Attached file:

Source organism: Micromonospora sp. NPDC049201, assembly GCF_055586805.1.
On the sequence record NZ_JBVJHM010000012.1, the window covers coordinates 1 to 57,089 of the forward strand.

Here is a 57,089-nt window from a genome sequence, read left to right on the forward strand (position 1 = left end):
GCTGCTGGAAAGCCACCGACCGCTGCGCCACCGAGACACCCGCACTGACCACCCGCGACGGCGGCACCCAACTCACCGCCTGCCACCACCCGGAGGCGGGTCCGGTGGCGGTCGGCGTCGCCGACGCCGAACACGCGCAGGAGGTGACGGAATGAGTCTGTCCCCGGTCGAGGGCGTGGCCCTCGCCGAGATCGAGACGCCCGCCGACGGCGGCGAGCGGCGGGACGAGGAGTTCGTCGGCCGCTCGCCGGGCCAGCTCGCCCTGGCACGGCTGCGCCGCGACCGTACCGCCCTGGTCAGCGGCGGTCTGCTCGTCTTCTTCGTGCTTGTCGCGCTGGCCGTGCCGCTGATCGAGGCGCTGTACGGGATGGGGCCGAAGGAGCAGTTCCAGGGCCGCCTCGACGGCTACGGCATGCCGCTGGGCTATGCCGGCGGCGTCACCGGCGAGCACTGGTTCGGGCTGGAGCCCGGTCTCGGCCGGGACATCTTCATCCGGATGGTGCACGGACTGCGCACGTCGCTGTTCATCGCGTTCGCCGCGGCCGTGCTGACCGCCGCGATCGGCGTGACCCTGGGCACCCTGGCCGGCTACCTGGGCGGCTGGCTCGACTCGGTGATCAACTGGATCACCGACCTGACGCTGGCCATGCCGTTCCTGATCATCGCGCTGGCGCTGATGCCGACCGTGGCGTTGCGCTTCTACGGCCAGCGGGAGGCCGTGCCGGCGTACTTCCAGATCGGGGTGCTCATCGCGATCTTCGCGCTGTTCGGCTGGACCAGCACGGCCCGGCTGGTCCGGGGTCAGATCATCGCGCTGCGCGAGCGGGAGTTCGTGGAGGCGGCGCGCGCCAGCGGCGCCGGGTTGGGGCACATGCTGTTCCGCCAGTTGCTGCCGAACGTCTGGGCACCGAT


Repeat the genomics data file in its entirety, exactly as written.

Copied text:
Source organism: Micromonospora sp. NPDC049201, assembly GCF_055586805.1.
On the sequence record NZ_JBVJHM010000012.1, the window covers coordinates 1 to 57,089 of the forward strand.

Here is a 57,089-nt window from a genome sequence, read left to right on the forward strand (position 1 = left end):
GCTGCTGGAAAGCCACCGACCGCTGCGCCACCGAGACACCCGCACTGACCACCCGCGACGGCGGCACCCAACTCACCGCCTGCCACCACCCGGAGGCGGGTCCGGTGGCGGTCGGCGTCGCCGACGCCGAACACGCGCAGGAGGTGACGGAATGAGTCTGTCCCCGGTCGAGGGCGTGGCCCTCGCCGAGATCGAGACGCCCGCCGACGGCGGCGAGCGGCGGGACGAGGAGTTCGTCGGCCGCTCGCCGGGCCAGCTCGCCCTGGCACGGCTGCGCCGCGACCGTACCGCCCTGGTCAGCGGCGGTCTGCTCGTCTTCTTCGTGCTTGTCGCGCTGGCCGTGCCGCTGATCGAGGCGCTGTACGGGATGGGGCCGAAGGAGCAGTTCCAGGGCCGCCTCGACGGCTACGGCATGCCGCTGGGCTATGCCGGCGGCGTCACCGGCGAGCACTGGTTCGGGCTGGAGCCCGGTCTCGGCCGGGACATCTTCATCCGGATGGTGCACGGACTGCGCACGTCGCTGTTCATCGCGTTCGCCGCGGCCGTGCTGACCGCCGCGATCGGCGTGACCCTGGGCACCCTGGCCGGCTACCTGGGCGGCTGGCTCGACTCGGTGATCAACTGGATCACCGACCTGACGCTGGCCATGCCGTTCCTGATCATCGCGCTGGCGCTGATGCCGACCGTGGCGTTGCGCTTCTACGGCCAGCGGGAGGCCGTGCCGGCGTACTTCCAGATCGGGGTGCTCATCGCGATCTTCGCGCTGTTCGGCTGGACCAGCACGGCCCGGCTGGTCCGGGGTCAGATCATCGCGCTGCGCGAGCGGGAGTTCGTGGAGGCGGCGCGCGCCAGCGGCGCCGGGTTGGGGCACATGCTGTTCCGCCAGTTGCTGCCGAACGTCTGGGCACCGAT